A conservative online publication has recently claimed that Syrian rebel forces are beheading Christians to drain their blood and sell it to Islamist radicals.
Jerome Corsi of World Net Daily reportedly talked with a nun in Syria via Skype who detailed for him the allegation.
"Sister Hatune Dogan told WND in a Skype interview that members of the Syrian opposition are draining the blood of Christians they behead and selling vials to Islamic radicals for $100,000 a piece," wrote Corsi. more >>
The Muslim Brotherhood was officially declared a terrorist organization by the Egyptian government on Wednesday, over a year after winning the country's first democratic presidential elections with former leader Mohamed Morsi.
"All of Egypt ... was terrified by the ugly crime that the Muslim Brotherhood group committed by blowing up the building of the Dakahlyia security directorate," the Egyptian government said in an official statement.
The decision came after the latest crackdown on the Islamic party, which is being accused of carrying out a suicide bomb attack that killed 16 people at a police station on Wednesday, Reuters reported. more >>
At least 38 people are dead and 60 wounded after two bombs went off on Christmas Day in Baghdad. One exploded outside a Catholic church as members of the congregation were leaving a Christmas Day service, while another bomb killed 11 in a market in a Christian neighborhood.
The attacks will likely only incite more anxiety in Iraq's waning Christian population, which has long been targeted by extremists following the U.S. invasion of the country and the toppling of Saddam Hussein. The population has dwindled down to less than 500,000 from 1.4 million in 2003.
Dr. David Curry, president/CEO of Open Doors USA, said that he believed the violence was part of a deliberate act to remove Christians from the country. more >>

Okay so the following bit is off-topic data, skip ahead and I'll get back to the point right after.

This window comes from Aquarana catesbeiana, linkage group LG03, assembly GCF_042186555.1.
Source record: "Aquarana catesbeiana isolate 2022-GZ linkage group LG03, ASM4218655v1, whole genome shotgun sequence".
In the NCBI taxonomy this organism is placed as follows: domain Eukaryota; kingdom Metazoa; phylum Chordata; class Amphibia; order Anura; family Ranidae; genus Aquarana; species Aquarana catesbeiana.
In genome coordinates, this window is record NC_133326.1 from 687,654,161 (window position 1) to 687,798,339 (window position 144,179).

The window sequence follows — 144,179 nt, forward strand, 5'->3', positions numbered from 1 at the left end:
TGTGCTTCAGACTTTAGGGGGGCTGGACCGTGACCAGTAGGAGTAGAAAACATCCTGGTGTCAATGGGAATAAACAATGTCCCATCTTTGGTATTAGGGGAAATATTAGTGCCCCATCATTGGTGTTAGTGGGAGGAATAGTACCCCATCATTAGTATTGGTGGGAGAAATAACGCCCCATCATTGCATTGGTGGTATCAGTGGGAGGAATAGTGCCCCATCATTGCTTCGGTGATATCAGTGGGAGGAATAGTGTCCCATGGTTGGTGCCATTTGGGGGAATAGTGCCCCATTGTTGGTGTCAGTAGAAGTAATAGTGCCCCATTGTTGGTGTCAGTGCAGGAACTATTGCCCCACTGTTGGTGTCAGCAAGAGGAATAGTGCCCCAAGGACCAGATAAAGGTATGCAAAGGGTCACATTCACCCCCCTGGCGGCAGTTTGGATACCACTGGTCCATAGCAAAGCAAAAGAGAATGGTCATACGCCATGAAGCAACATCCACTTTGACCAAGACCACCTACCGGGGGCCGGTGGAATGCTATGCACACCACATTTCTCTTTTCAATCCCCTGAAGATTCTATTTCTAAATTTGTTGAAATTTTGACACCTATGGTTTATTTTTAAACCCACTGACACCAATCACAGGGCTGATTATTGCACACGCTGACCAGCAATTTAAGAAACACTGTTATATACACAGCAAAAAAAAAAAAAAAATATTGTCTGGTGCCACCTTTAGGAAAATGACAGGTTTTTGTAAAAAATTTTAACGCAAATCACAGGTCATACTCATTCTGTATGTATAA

Here are The Christian Post's "Top 10" politics stories for 2013:
10. "Unstuck Movement" Highlights Broken International Adoption System
Problems have plagued the system of international adoption at least since 2009, after the U.S. State Department began encouraging developing nations to adopt the U.N.'s Hague Treaty. The problems became so acute that international adoption advocates and adoptive parents began fighting back. more >>
Hundreds of people are dead due to fighting between government and rebel forces in South Sudan, which has plagued the eastern part of the young country since Dec. 15.
As violence escalates between sides representing President Salva Kiir and recently deposed vice-president Riek Machar, who make up members of the Dinka and Nuer ethnic groups respectively, there is increasing evidence of ethnically targeted killing, violence which has stoked fears that the aggression could descend into a genocide similar to the one that took the lives of 800,000 in Rwanda in 1994.
The U.N. has claimed that officials have uncovered 34 bodies in a mass grave in Bentiu. Another U.N. official documented two other mass graves filled with 14 and 20 bodies in the same region and expressed concern for 75 unaccounted for Dinka soldiers. more >>
What was the world like in 2013 for the planet's most marginalized and vulnerable communities?
1. Syria's Civil War more >>